Watch: Musician plays saxophone while surgeons remove his brain tumour
In an unusual surgery, a team of doctors in the US successfully removed a brain tumour from a patient while he played a saxophone in the operating room.Updated: Sep 05, 2017 17:25 IST
In an unusual surgery, a team of doctors in the US successfully removed a brain tumour from a patient while he played a saxophone in the operating room.
When 27-year-old New York-based music teacher Dan Fabbio was diagnosed with a brain tumour, he was concerned about losing not only his livelihood, but also one of his greatest passions in life during the surgery.
The tumour, though not cancerous was located near the part of the brain responsible for music function. So a team of physicians, scientists and a music professor, reported ABC, came up with a novel way to ensure Fabbio did not lose his musical abilities.
“It was strange because I was lying on my side, and that’s not how you usually play the instrument,” Fabbio, 27, told the Daily News. “And, also, my skull was open.”
Removing a tumour from the brain can have significant consequences depending upon its location, said neurosurgeon Web Pilcher, from Del Monte Institute for Neuroscience at the University of Rochester Medical Centre in the US.
“Both the tumour itself and the operation to remove it can damage tissue and disrupt communication between different parts of the brain,” he said.
“It is, therefore, critical to understand as much as you can about each individual patient before you bring them into the operating room so we can perform the procedure without causing damage to parts of the brain that are important to that person’s life and function,” he added.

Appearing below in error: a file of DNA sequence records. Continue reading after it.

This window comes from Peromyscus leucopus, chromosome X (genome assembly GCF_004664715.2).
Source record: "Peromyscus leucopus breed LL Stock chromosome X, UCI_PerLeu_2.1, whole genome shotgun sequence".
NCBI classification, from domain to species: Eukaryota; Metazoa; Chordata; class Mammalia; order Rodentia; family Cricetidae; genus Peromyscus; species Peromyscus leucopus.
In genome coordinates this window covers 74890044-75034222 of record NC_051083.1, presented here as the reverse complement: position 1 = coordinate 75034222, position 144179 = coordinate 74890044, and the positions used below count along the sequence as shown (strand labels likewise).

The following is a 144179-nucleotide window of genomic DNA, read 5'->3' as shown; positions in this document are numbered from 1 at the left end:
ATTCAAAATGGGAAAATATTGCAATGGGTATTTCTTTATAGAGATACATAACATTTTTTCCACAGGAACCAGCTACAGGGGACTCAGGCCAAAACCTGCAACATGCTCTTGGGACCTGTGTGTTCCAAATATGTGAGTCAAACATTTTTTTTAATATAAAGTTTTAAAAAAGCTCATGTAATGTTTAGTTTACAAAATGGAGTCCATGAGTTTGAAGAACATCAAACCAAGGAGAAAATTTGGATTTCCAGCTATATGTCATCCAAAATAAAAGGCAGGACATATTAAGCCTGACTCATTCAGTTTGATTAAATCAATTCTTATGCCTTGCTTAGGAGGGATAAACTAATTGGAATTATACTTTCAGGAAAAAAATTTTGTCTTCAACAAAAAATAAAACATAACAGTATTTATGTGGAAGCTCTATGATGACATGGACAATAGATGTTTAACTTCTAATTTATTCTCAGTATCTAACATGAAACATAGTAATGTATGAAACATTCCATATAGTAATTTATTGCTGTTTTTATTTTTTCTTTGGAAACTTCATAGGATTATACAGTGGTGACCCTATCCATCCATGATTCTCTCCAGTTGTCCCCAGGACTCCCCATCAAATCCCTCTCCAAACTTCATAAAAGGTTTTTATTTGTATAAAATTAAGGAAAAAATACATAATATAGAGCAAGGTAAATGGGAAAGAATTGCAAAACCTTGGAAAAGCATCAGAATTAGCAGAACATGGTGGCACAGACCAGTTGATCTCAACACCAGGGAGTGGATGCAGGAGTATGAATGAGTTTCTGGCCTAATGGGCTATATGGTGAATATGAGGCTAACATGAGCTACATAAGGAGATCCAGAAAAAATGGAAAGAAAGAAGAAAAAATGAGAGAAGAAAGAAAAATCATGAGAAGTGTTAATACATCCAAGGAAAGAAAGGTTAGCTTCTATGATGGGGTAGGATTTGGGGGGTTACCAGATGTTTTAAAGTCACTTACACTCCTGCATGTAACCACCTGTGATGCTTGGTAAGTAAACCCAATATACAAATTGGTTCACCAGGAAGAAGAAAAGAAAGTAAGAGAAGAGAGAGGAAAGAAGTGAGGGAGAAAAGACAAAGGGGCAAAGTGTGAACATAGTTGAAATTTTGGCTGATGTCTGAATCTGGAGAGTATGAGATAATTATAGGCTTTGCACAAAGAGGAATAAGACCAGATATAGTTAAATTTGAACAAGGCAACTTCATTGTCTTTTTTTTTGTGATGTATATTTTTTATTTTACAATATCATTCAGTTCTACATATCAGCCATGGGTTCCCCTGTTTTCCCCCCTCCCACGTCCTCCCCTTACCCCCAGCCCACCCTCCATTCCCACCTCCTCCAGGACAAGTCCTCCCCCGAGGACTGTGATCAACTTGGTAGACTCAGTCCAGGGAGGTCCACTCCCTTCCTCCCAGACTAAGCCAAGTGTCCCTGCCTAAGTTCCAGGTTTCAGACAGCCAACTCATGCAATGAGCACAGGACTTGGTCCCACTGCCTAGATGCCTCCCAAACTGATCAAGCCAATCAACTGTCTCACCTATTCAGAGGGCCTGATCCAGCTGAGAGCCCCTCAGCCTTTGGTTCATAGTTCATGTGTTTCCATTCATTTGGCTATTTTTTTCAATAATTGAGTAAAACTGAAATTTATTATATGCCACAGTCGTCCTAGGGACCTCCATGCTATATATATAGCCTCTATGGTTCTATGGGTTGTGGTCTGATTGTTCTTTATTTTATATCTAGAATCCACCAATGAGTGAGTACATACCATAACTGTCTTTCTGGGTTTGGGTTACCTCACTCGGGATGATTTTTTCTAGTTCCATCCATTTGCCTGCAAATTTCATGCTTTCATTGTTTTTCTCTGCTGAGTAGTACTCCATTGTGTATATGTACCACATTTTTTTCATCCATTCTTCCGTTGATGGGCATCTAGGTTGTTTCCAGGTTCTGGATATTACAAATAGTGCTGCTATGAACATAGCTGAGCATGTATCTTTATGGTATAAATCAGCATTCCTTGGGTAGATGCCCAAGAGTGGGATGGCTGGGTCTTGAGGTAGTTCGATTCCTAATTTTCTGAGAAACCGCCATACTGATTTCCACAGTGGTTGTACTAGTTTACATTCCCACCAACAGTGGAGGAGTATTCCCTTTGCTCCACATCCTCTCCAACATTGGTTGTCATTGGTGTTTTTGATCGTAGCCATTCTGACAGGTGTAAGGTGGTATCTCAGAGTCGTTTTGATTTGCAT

The pair also brought Elizabeth Marvin, a professor of music theory at the university’s Eastman School of Music, on board.
Together, they developed a series of cognitive musical tests that Fabbio could perform while the researchers were scanning his brain. They also made him perform language tasks that required him to identify objects and repeat sentences.
Using this information the research team produced a highly detailed 3D map of Fabbio’s brain - with both the location of the tumour and music function - that would be used to help guide the surgeons in the operating room.
The ability to process and repeat a tune was an important measure, but the team also wanted to know if they were successful in preserving Fabbio’s ability to perform music.
So they decided to bring his saxophone into the operating room and have him play it during the procedure.
The challenge was the pressure caused by the deep breathes required to play long notes on the saxophone could cause the brain, which would be exposed during the procedure, to protrude from his skull.
The doctors ultimately selected a piece - a version of a Korean folk song - that could be modified to be played with shorter and shallower breaths.
During the procedure, the surgical team used the map of Fabbio’s brain to plan the surgery.
During the procedure Fabbio was awake and repeating the humming and language tasks he performed prior to the surgery.
A music professor was present in the operating room and scored Fabbio’s performance to let the surgeons know whether or not they had targeted an area that disrupted music processing and, therefore, should be avoided during the procedure.
Once the tumour had been removed the surgeons gave the go ahead to bring over the saxophone and let Fabbio play.
Fabbio has since completely recovered and returned to teaching music within a few months of his surgery.
Fabbio isn’t the only musician whose abilities assisted surgeons during an important surgery. Professional violinist Roger Frisch played his instrument throughout a procedure to determine the source of tremors in his brain that was affecting his playing.
In 2015, Anthony Kulkamp Dias played a Beatles tune on his guitar during his surgery. It never gets any less astonishing.
In July, a video and photos of 37-year-old Abhishek Prasad strumming the guitar as surgeons at Bengaluru’s Bhagwan Mahaveer Jain Hospital operated on his brain went viral.